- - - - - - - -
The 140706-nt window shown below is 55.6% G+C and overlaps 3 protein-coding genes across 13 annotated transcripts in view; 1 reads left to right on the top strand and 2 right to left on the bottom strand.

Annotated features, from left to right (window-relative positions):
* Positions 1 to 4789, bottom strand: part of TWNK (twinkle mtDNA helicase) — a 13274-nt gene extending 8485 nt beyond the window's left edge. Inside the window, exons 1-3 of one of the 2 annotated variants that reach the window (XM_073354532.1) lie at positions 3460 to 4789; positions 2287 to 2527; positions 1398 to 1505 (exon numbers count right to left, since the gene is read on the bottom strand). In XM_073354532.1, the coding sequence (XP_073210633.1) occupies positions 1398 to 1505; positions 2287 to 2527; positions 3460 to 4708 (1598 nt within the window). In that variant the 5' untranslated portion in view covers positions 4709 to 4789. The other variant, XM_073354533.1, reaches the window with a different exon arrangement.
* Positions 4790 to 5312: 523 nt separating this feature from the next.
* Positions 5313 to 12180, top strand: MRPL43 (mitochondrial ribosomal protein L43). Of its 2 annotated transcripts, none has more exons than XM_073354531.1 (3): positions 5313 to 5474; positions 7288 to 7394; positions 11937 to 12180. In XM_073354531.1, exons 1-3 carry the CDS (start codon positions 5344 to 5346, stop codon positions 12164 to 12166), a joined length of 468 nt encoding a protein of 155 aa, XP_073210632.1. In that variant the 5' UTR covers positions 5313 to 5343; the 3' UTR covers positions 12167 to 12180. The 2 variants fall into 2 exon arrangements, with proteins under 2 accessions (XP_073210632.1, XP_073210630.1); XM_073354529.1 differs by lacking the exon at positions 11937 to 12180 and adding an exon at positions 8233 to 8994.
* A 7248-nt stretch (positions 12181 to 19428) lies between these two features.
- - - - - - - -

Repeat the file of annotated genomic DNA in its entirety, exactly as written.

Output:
The 140706-nt window shown below is 55.6% G+C and overlaps 3 protein-coding genes across 13 annotated transcripts in view; 1 reads left to right on the top strand and 2 right to left on the bottom strand.

Annotated features, from left to right (window-relative positions):
* Positions 1 to 4789, bottom strand: part of TWNK (twinkle mtDNA helicase) — a 13274-nt gene extending 8485 nt beyond the window's left edge. Inside the window, exons 1-3 of one of the 2 annotated variants that reach the window (XM_073354532.1) lie at positions 3460 to 4789; positions 2287 to 2527; positions 1398 to 1505 (exon numbers count right to left, since the gene is read on the bottom strand). In XM_073354532.1, the coding sequence (XP_073210633.1) occupies positions 1398 to 1505; positions 2287 to 2527; positions 3460 to 4708 (1598 nt within the window). In that variant the 5' untranslated portion in view covers positions 4709 to 4789. The other variant, XM_073354533.1, reaches the window with a different exon arrangement.
* Positions 4790 to 5312: 523 nt separating this feature from the next.
* Positions 5313 to 12180, top strand: MRPL43 (mitochondrial ribosomal protein L43). Of its 2 annotated transcripts, none has more exons than XM_073354531.1 (3): positions 5313 to 5474; positions 7288 to 7394; positions 11937 to 12180. In XM_073354531.1, exons 1-3 carry the CDS (start codon positions 5344 to 5346, stop codon positions 12164 to 12166), a joined length of 468 nt encoding a protein of 155 aa, XP_073210632.1. In that variant the 5' UTR covers positions 5313 to 5343; the 3' UTR covers positions 12167 to 12180. The 2 variants fall into 2 exon arrangements, with proteins under 2 accessions (XP_073210632.1, XP_073210630.1); XM_073354529.1 differs by lacking the exon at positions 11937 to 12180 and adding an exon at positions 8233 to 8994.
* A 7248-nt stretch (positions 12181 to 19428) lies between these two features.